CSU HES 145 - Outline Exercise for Health and Fitness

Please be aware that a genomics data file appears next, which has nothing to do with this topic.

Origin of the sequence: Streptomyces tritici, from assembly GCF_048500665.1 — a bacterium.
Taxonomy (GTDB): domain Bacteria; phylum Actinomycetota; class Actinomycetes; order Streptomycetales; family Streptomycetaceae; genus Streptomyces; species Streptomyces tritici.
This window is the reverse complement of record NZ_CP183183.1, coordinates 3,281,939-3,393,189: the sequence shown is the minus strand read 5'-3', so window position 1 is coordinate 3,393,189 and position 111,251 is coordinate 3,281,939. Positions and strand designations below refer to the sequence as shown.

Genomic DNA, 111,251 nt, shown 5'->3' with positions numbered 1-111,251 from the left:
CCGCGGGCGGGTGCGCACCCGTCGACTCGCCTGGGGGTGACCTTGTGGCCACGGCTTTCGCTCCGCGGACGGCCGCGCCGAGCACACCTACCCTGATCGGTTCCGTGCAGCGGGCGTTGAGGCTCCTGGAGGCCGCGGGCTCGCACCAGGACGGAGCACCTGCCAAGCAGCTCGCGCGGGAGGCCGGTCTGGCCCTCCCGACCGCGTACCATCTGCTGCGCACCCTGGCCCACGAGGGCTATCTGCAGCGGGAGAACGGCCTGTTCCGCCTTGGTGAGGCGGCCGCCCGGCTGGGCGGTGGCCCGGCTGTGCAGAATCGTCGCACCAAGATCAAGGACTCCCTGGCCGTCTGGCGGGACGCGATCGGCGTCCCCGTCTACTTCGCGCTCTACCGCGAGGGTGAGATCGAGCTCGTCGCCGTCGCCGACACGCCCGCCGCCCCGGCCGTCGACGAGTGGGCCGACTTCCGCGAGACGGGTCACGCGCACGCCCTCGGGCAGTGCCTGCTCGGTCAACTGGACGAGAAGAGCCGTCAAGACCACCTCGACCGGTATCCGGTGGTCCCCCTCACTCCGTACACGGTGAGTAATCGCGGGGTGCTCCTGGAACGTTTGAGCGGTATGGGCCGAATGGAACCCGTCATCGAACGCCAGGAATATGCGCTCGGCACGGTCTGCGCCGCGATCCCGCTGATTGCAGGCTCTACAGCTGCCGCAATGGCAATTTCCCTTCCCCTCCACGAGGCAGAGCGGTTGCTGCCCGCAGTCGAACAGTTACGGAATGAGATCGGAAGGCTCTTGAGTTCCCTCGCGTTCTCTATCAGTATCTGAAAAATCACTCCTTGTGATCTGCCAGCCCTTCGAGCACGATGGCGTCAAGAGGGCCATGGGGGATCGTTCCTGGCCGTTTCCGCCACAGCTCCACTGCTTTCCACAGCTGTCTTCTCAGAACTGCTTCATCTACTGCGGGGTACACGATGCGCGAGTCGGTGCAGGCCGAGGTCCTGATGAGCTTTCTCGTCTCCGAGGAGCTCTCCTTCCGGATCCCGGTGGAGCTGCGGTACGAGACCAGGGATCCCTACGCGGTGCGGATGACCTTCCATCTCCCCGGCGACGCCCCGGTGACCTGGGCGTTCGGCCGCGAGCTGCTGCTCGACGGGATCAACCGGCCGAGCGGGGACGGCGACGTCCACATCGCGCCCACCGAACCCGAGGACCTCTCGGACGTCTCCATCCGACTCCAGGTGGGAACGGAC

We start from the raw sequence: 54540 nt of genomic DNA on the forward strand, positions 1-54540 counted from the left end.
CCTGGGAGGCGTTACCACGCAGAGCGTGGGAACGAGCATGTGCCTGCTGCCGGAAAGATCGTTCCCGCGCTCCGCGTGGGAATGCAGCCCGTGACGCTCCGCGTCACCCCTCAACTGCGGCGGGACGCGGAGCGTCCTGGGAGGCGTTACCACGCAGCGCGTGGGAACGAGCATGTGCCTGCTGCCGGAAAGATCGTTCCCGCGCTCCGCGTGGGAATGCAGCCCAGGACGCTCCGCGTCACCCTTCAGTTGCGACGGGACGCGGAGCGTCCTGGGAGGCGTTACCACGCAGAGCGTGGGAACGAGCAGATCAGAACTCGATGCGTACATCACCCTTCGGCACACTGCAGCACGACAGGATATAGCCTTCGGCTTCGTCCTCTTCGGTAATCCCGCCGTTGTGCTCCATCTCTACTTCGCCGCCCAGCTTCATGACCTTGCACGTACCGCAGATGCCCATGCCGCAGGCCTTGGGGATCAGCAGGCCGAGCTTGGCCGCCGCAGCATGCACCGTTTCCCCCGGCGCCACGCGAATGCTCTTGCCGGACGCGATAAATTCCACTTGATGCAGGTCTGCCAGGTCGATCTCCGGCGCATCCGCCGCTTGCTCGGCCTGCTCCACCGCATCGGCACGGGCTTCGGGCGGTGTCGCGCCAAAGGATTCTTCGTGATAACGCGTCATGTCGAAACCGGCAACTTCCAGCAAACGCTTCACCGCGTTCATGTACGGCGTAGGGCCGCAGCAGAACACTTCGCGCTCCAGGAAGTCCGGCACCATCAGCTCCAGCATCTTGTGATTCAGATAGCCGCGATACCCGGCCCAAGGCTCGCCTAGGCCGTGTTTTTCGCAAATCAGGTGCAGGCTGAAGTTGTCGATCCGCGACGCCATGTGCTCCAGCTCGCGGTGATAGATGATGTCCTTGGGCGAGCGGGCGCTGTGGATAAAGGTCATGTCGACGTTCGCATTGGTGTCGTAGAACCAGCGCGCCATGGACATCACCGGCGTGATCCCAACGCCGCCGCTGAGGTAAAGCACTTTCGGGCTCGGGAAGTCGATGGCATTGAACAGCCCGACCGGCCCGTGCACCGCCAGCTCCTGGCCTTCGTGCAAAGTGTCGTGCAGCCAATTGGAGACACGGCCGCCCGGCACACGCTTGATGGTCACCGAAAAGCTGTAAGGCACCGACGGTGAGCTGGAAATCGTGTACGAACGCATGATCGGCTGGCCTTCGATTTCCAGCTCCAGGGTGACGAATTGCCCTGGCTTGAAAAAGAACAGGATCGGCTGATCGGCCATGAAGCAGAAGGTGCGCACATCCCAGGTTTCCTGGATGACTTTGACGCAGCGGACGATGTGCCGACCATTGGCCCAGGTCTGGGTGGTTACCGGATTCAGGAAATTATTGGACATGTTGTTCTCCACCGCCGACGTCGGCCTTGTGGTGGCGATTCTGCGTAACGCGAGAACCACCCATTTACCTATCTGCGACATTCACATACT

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Exercise for Health and Fitness This topic gives you the basic information on the benefits of physical activity and exercise that you need to put together a physical fitness program that will work for you. I. The Benefits of Exercise A. Improved Cardiorespiratory Functioning 1. Regular endurance exercise improves the functioning of the heart and the ability of the cardiorespiratory system to carry oxygen to body tissues. 2. Other benefits of exercise: a. Healthy arteries b. Improved sexual functioning and general vitality. B. More Efficient Metabolism and Improved Cell Health 1. Metabolism, the process that converts food to energy and builds tissue, becomes more efficient through regular exercise. 2. Exercise may also protect cells from damage from free radicals, which are destructive chemicals produced during normal metabolism, and from inflammation caused by high blood pressure or cholesterol, nicotine, and overeating. 3. Training activates antioxidants that prevent free-radical damage and keep the body’s cells healthy. C. Improved Body Composition 1. Healthy body composition means that the body has a high proportion of fat-free mass and a relatively small proportion of fat. Too much fat, particularly abdominal fat, is linked to a variety of health problems. 2. Exercise improves body composition by increasing calorie expenditure, slightly raising the metabolic rate. a. Greater muscle mass also increases metabolic rate. D. Disease Prevention and Management 1. Regular exercise reduces the risk of many chronic, disabling diseases. 2. Cardiovascular Disease a. A sedentary lifestyle is one of six major risk factors for cardiovascular disease (CVD), including heart attack and stroke. b. Exercise affects the risk factors for CVD and interferes with the disease process itself. 3. Cancer a. Research has shown a relationship between increased physical activity and a reduced risk of cancer. i. Analysis of data from studies of 1.44 million subjects concludes that higher levels of leisure-time physical activity are associated with lower risks for 13 of 26 types of cancer. ii. There is evidence that exercise reduces the risk of colon cancer and perhaps prostate cancer, and cancer of the breast and reproductive organs in women.iii. Physical activity during high school and college years may be particularly important for preventing breast cancer later in life. 4. Osteoporosis a. Exercise is important for strong bones. b. Protection against osteoporosis comes from weight-bearing exercise, which builds bone during your childhood, teens, and twenties. c. Strength training and impact exercises, such as jumping rope, can increase bone density throughout life. 5. Type 2 Diabetes a. Exercise prevents the development of type 2 diabetes; and for those who already have diabetes, exercise is an important part of treatment. E. Improved Psychological and Emotional Wellness 1. Exercise has social, psychological, and emotional benefits, including the following: a. Reduced anxiety and depression b. Improved sleep c. Reduced stress d. Enhanced self-esteem, self-confidence, and self-efficacy e. Enhanced creativity and intellectual functioning f. Increased opportunities for social interaction F. Improved Immune Function 1. Moderate exercise appears to boost immune function and protect from disease, while excessive training may depress the immune system. G. Prevention of Injuries and Low-Back Pain 1. Increased muscle strength protects against injury by helping people maintain good posture and appropriate body mechanics. It also helps prevent low-back pain. H. Improved Wellness for Life 1. Exercising regularly may be the single most important thing a person can do to improve his or her quality of life in the future. II. What Is Physical Fitness? A. Physical fitness is a set of physical attributes that allow the body to respond or adapt to the demands and stress of physical effort. B. Health-related fitness includes the following components: 1. Cardiorespiratory endurance 2. Muscular strength 3. Muscular endurance 4. Flexibility 5. Body composition C. Cardiorespiratory Endurance 1. Cardiorespiratory endurance is the ability to perform prolonged, large-muscle, dynamic exercise at moderate to high intensity. 2. Low levels of cardiorespiratory endurance are linked with heart disease, diabetes, coloncancer, stroke, depression, anxiety, and premature death from all causes. 3. Regular cardiorespiratory endurance training conditions the heart and related physical functions, prompting many improvements: a. The heart pumps more blood per heartbeat. b. Resting heart rate slows and blood pressure decreases. c. Blood volume increases. d. Blood supply to the tissues improves. e. The body can cool itself better. f. Metabolic health improves, which helps the body process fuel and regulate cell function. 4. A healthy heart can better withstand the strains of daily life, the stress of emergencies, and the wear and tear of time. 5. You can develop cardiorespiratory endurance through activities that involve continuous, rhythmic movements of large muscle groups—such as by walking. D. Muscular Strength and Endurance 1. Muscular strength is the amount of force a muscle can produce with a single maximum effort. a. Muscles are important to help keep the skeleton in alignment, providing the support for good posture. b. Greater muscle mass makes possible a higher rate of metabolism and faster energy use, which help maintain a healthy body weight. c. Maintaining strength and muscle mass is vital for healthy aging. d. Strength training also has been shown to benefit cardiovascular health. i. It helps to reduce the risk of osteoporosis. 2. Muscular endurance is the ability to resist fatigue and sustain a given level of muscle tension. a. Both everyday life and most leisure and fitness activities are enhanced by good muscle endurance. b. One develops muscular endurance by stressing muscles with a greater load (weight) than they usually carry. E. Flexibility 1. Flexibility is the ability to move joints through their full range of motion. 2. Inactivity causes joints to become stiffer, leading to unnatural body postures. 3. Stretching exercises can help ensure a normal range of motion for all major joints. F. Body Composition 1. Body composition refers to the proportion of fat and fat-free mass (muscle, bone, and water) in the body. 2. Healthy body